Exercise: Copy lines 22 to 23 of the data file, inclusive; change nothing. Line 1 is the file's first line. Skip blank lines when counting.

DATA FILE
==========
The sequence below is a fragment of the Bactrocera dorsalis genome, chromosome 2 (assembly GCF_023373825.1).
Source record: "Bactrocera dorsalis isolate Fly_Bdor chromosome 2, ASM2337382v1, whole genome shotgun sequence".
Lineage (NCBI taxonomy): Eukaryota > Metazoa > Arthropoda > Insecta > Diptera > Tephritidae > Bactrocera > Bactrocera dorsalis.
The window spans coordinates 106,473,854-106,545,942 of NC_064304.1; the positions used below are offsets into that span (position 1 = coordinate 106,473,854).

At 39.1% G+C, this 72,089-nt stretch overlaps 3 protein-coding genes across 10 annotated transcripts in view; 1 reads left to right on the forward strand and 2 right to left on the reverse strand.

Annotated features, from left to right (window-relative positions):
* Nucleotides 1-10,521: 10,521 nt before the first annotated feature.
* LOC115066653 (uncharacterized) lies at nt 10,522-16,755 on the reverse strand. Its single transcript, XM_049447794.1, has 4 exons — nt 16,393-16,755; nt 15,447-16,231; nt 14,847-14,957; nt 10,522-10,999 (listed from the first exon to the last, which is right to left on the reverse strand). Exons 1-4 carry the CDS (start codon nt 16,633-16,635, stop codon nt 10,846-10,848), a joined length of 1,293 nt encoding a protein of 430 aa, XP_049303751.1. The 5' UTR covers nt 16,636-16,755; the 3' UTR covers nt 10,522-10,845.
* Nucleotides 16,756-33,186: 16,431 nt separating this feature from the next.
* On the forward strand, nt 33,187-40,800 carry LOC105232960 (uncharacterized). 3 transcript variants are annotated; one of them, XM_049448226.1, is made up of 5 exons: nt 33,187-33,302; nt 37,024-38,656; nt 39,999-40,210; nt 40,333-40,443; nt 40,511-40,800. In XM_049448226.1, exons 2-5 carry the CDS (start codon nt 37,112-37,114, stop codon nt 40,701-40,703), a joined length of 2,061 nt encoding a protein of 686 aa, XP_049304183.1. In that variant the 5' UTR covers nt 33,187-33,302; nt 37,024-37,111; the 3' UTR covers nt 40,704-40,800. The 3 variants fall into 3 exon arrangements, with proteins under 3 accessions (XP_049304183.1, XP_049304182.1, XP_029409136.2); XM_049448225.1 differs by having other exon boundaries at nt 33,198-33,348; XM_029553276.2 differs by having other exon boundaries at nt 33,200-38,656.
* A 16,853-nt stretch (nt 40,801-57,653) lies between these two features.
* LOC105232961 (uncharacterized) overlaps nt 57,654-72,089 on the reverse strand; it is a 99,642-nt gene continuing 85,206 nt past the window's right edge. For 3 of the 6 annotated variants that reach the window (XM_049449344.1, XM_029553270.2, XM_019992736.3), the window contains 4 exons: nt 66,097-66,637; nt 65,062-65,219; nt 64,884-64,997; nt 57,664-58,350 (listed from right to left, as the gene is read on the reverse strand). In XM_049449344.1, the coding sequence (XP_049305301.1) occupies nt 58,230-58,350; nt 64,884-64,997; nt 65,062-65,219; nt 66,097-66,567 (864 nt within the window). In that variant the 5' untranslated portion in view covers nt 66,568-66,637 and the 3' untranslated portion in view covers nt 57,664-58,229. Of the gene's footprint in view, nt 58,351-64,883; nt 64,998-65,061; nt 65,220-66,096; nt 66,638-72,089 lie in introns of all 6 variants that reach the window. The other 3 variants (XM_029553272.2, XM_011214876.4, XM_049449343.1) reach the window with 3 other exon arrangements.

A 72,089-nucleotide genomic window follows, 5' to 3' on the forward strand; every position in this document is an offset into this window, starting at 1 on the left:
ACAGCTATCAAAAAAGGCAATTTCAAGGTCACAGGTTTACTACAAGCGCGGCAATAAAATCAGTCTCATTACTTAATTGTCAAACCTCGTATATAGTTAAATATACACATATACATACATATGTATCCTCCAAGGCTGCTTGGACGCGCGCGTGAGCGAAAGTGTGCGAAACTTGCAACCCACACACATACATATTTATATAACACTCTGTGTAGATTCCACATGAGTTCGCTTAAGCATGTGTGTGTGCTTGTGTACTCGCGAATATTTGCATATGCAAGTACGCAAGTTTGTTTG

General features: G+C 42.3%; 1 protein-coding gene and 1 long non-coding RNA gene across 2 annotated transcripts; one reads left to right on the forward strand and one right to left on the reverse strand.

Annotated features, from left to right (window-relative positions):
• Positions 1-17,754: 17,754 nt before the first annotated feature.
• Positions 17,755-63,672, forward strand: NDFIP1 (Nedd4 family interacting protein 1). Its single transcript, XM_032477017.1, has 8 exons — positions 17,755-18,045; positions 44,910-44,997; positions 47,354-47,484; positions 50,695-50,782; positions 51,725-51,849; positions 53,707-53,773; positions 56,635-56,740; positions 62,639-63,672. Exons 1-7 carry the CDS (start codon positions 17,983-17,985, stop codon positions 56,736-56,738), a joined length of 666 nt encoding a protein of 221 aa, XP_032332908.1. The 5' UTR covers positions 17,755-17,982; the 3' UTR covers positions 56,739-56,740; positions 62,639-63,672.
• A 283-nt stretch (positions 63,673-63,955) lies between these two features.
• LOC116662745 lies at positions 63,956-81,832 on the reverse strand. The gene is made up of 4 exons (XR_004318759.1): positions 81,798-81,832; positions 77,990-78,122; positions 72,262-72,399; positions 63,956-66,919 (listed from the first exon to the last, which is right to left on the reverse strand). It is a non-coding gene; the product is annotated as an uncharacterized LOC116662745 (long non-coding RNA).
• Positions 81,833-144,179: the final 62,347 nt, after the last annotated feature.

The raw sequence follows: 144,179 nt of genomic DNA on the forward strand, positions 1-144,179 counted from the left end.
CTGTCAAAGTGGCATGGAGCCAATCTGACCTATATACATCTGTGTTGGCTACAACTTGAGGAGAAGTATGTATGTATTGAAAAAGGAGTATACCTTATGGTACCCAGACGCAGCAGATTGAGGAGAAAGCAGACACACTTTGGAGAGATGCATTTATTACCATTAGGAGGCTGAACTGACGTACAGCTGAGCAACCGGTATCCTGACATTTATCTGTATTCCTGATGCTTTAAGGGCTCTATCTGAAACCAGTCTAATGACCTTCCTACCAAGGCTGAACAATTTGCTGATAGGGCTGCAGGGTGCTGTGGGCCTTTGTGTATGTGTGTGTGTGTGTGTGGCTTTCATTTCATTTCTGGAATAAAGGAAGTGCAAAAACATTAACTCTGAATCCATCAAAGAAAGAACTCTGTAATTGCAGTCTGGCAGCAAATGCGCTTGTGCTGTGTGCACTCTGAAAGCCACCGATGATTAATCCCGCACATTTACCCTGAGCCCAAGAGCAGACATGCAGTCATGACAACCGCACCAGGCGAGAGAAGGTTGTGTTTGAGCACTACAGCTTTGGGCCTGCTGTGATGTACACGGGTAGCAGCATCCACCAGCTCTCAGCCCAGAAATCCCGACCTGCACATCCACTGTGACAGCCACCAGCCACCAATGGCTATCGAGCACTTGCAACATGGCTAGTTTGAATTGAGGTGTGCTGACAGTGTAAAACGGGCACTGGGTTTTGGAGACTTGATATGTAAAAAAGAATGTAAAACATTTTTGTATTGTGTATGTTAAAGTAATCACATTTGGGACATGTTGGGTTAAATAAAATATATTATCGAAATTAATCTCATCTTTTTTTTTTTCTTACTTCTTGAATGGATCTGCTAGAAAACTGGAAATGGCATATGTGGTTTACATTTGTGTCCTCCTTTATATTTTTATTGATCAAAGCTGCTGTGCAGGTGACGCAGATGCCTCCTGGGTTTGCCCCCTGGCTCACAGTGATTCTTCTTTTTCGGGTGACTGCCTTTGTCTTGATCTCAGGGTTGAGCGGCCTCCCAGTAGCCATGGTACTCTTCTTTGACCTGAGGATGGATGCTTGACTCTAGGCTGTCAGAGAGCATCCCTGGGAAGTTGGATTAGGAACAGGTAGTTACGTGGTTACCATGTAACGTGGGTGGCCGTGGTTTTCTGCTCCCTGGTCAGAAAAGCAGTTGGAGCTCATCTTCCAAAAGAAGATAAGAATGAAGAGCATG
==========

The raw sequence follows: 144,179 nt of genomic DNA on the forward strand, positions 1-144,179 counted from the left end.
CTGTCAAAGTGGCATGGAGCCAATCTGACCTATATACATCTGTGTTGGCTACAACTTGAGGAGAAGTATGTATGTATTGAAAAAGGAGTATACCTTATGGTACCCAGACGCAGCAGATTGAGGAGAAAGCAGACACACTTTGGAGAGATGCATTTATTACCATTAGGAGGCTGAACTGACGTACAGCTGAGCAACCGGTATCCTGACATTTATCTGTATTCCTGATGCTTTAAGGGCTCTATCTGAAACCAGTCTAATGACCTTCCTACCAAGGCTGAACAATTTGCTGATAGGGCTGCAGGGTGCTGTGGGCCTTTGTGTATGTGTGTGTGTGTGTGTGGCTTTCATTTCATTTCTGGAATAAAGGAAGTGCAAAAACATTAACTCTGAATCCATCAAAGAAAGAACTCTGTAATTGCAGTCTGGCAGCAAATGCGCTTGTGCTGTGTGCACTCTGAAAGCCACCGATGATTAATCCCGCACATTTACCCTGAGCCCAAGAGCAGACATGCAGTCATGACAACCGCACCAGGCGAGAGAAGGTTGTGTTTGAGCACTACAGCTTTGGGCCTGCTGTGATGTACACGGGTAGCAGCATCCACCAGCTCTCAGCCCAGAAATCCCGACCTGCACATCCACTGTGACAGCCACCAGCCACCAATGGCTATCGAGCACTTGCAACATGGCTAGTTTGAATTGAGGTGTGCTGACAGTGTAAAACGGGCACTGGGTTTTGGAGACTTGATATGTAAAAAAGAATGTAAAACATTTTTGTATTGTGTATGTTAAAGTAATCACATTTGGGACATGTTGGGTTAAATAAAATATATTATCGAAATTAATCTCATCTTTTTTTTTTTCTTACTTCTTGAATGGATCTGCTAGAAAACTGGAAATGGCATATGTGGTTTACATTTGTGTCCTCCTTTATATTTTTATTGATCAAAGCTGCTGTGCAGGTGACGCAGATGCCTCCTGGGTTTGCCCCCTGGCTCACAGTGATTCTTCTTTTTCGGGTGACTGCCTTTGTCTTGATCTCAGGGTTGAGCGGCCTCCCAGTAGCCATGGTACTCTTCTTTGACCTGAGGATGGATGCTTGACTCTAGGCTGTCAGAGAGCATCCCTGGGAAGTTGGATTAGGAACAGGTAGTTACGTGGTTACCATGTAACGTGGGTGGCCGTGGTTTTCTGCTCCCTGGTCAGAAAAGCAGTTGGAGCTCATCTTCCAAAAGAAGATAAGAATGAAGAGCATG